Never mind that I had played in this weather for many a formative years. My years spent in the snow of the 1970’s and 1980’s was immaterial. For there, on that tarmac in Northern Alberta, I realized in an instant what I had become. Eight years on the west coast had undone years of prairie training…. I had grown soft. I had lost my edge. And as I waited for my Sky-check baggage to arrive (damn you Air Canada)- the minutes seemed like hours. My prairie girl pride slipped from my freezing gloved fingers as one thought ran through my brain…
“They should pay people for populating this area”.
Make no mistake. I love the north. The Northern lights are something one must see at least once in a lifetime. I love the uncomplicated kindness that one is afforded in any town across this great nation that does not take itself too seriously. Fort Mac is such a place. People often turn their noses up at the rural communities in this country.
They praise the likes of Toronto, Montreal and Vancouver. They feel sorry for Saskatchewan and the misunderstand the Maritimes entirely.
But if you look closely in the smallest places of this great nation you will find the wonderment that really does make this land a magical place.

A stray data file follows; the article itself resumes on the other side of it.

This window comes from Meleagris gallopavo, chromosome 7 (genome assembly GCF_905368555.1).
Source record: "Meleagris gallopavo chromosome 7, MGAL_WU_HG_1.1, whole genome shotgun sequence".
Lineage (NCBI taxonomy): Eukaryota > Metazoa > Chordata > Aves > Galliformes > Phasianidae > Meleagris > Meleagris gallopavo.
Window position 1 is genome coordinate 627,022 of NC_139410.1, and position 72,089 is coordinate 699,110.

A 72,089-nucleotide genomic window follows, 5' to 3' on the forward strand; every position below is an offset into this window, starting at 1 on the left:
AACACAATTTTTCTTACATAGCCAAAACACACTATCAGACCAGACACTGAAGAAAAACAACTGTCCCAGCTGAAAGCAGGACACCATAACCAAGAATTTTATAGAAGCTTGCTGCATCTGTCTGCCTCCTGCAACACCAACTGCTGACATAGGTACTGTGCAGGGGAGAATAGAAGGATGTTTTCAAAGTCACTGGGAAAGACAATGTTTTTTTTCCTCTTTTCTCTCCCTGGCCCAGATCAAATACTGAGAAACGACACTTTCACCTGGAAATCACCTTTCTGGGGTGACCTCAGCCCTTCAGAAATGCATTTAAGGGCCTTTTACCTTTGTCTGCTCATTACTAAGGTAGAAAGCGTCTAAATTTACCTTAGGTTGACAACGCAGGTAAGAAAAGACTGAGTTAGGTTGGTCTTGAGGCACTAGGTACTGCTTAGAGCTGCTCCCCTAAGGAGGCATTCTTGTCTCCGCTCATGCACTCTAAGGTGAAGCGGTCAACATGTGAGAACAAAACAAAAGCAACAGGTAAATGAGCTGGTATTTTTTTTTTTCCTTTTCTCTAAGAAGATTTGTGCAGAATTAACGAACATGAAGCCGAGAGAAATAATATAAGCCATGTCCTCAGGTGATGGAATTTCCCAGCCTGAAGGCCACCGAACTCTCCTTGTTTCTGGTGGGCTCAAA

Make no mistake- I did not find wonder in my first moments on the first day of winter at the 60 parallel. I received my rental car with a smile and an extension cord and instructions to “plug it in all the time, or it won’t start”.
And so my weekend adventure began. I split my time between the hospital and the hotel, grateful for “auto-start” and underground parking; a woman who does not own a car now spending hours worrying if this one would start.
After two days in a deep freeze, I have taken to running on the hotel treadmill and wearing leggings, cashmere sweaters and winter boots… everywhere. I was not taking off these boots for love or money. I was freezing and my prairie girl core was buried under a glacier. She was not coming out till the thaw. The mighty had fallen. I I missed my bike and my “fit bit” (more on this in a future post) was calling me names for being such a lazy shit.